Before embarking on a new theater season, we should take a moment to look at the cast albums left behind by the musicals produced during the past year. While you would expect the big Broadway hits to be recorded, independent companies like P.S. Classics and Ghostlight Records have managed to record a considerable number of smaller, short-lived shows that are also worthy of being preserved.
Let’s begin with Newsies, which won the Tony for Best Score practically by default in what turned out to be an especially weak category. While composer Alan Menken has penned the music for earlier Disney musicals like Beauty and the Beast and The Little Mermaid, this actually marked his first Tony Award. The cast album preserves the memorable and melodious anthems carried over from the film version, including “Seize the Day” and “The World Will Know” as well as the yearning ballad “Santa Fe” and the upbeat “Carrying the Banner” and “King of New York.” While “Watch What Happens” makes for an excellent soliloquy, all the other new numbers penned specifically for the stage version are far less catchy and pale in comparison to the songs from the film. Tony nominee Jeremy Jordan sounds terrific, bringing a yearning adolescent spirit to “Seize the Day” and his duets with Kara Lindsay.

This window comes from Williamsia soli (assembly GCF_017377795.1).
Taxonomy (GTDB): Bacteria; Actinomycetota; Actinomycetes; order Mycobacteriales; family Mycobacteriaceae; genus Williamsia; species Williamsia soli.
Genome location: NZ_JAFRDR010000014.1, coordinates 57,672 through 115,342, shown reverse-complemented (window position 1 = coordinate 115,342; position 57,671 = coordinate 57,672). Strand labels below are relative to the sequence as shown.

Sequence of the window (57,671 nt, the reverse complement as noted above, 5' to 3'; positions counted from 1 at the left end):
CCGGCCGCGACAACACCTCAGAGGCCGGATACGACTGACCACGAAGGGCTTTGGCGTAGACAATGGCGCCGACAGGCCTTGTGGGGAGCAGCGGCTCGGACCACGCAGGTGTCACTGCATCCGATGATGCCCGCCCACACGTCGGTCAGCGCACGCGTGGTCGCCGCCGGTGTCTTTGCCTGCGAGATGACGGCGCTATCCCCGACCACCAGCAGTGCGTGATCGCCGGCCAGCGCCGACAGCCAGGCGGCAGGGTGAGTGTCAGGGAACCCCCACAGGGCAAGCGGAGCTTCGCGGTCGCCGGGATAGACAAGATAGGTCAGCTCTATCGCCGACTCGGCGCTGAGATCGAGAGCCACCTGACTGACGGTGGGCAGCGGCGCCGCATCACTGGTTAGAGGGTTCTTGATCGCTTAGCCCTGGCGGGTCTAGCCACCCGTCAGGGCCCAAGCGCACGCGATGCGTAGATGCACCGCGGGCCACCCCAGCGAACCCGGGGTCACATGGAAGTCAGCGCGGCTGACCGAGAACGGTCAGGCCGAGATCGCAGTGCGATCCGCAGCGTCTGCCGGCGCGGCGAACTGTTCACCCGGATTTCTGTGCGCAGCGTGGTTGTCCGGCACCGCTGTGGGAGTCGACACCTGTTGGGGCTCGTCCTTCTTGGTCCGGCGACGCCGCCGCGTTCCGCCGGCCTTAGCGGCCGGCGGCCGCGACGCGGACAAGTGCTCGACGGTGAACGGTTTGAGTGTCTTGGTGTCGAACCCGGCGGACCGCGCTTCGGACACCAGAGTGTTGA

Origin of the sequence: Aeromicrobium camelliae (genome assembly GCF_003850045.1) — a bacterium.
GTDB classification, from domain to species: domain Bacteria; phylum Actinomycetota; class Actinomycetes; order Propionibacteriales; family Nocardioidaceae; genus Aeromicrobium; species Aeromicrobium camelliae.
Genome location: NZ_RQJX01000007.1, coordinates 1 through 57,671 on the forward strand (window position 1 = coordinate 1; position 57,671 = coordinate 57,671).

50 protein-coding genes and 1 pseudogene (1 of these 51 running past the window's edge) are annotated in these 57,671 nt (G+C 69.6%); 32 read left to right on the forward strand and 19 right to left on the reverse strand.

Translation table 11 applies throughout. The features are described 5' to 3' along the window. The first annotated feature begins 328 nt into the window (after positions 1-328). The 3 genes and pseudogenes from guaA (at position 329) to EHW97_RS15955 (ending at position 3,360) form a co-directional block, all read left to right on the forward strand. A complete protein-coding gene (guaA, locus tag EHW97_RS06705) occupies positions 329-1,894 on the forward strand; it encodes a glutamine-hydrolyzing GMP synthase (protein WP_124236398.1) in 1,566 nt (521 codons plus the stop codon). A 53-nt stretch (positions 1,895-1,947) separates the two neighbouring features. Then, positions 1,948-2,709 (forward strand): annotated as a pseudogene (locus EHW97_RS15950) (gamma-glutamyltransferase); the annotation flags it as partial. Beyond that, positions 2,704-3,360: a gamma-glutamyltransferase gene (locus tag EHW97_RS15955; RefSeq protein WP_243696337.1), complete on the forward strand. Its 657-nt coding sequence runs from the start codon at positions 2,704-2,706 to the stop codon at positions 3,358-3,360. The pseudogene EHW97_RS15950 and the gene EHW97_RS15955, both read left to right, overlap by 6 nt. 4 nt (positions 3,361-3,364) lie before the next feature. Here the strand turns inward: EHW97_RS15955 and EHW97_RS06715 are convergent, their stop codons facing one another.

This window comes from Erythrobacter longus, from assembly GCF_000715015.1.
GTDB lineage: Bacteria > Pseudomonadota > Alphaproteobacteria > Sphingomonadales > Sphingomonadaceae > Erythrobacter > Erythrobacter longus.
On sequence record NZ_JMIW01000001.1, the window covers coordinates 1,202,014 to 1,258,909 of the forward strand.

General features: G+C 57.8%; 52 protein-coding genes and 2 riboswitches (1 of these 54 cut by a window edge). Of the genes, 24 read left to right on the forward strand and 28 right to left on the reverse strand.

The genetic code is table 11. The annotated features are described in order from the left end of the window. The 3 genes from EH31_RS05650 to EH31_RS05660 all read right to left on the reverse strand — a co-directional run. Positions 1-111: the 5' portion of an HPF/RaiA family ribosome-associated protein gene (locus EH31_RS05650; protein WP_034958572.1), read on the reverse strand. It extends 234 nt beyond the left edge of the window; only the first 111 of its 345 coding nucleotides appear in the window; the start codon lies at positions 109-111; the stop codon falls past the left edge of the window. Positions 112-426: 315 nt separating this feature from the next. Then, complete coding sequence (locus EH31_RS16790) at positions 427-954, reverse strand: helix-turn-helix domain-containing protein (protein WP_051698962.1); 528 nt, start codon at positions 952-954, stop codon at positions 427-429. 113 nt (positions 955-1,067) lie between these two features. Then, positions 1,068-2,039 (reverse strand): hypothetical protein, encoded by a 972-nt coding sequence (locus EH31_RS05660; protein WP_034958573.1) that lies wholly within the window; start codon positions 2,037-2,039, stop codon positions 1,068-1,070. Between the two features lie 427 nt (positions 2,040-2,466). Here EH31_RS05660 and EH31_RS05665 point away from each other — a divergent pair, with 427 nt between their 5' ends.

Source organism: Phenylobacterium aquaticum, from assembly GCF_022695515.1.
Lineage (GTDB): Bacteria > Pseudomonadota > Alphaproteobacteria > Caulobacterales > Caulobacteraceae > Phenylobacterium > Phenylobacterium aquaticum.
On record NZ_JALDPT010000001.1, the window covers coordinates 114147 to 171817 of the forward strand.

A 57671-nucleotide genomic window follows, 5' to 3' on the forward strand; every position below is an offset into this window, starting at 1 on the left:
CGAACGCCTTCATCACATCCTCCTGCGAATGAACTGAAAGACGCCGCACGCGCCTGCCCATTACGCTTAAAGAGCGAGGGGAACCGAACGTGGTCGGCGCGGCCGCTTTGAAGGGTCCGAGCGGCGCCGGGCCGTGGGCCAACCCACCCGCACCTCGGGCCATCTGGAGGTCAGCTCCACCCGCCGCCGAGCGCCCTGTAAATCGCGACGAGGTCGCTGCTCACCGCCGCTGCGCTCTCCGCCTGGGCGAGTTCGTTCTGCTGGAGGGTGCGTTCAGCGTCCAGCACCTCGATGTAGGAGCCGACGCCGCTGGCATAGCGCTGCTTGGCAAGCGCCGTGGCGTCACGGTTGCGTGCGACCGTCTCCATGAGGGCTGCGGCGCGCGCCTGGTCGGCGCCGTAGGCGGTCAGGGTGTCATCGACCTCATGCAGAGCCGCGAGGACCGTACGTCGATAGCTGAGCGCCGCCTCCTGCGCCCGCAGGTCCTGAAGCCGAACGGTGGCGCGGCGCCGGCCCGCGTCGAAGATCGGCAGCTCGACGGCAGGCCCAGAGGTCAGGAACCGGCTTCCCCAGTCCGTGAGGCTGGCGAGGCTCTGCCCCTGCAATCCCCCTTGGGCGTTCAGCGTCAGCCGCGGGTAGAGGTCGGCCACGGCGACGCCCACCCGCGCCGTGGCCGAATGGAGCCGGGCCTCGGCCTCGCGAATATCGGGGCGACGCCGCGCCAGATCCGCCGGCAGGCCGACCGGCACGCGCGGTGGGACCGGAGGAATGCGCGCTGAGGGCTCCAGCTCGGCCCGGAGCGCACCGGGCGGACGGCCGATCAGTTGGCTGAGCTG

Speaking of Jordan, he is also in fine form vocally in Bonnie & Clyde, which quickly flopped on Broadway earlier in the season. Even critics, who have characteristically detested the musicals of composer Frank Wildhorn, admitted by and large that the bluegrass-rock score of Bonnie & Clyde was his best to date. “When I Drive,” a testosterone-infused duet between Jordan (playing Clyde Barrow) and Claybourne Elder (as Barrow’s brother), is truly intoxicating. Laura Osnes, as Bonnie, maintains a sultry but sincere presence in “How ‘Bout a Dance?” and “What Was Good Enough for You.”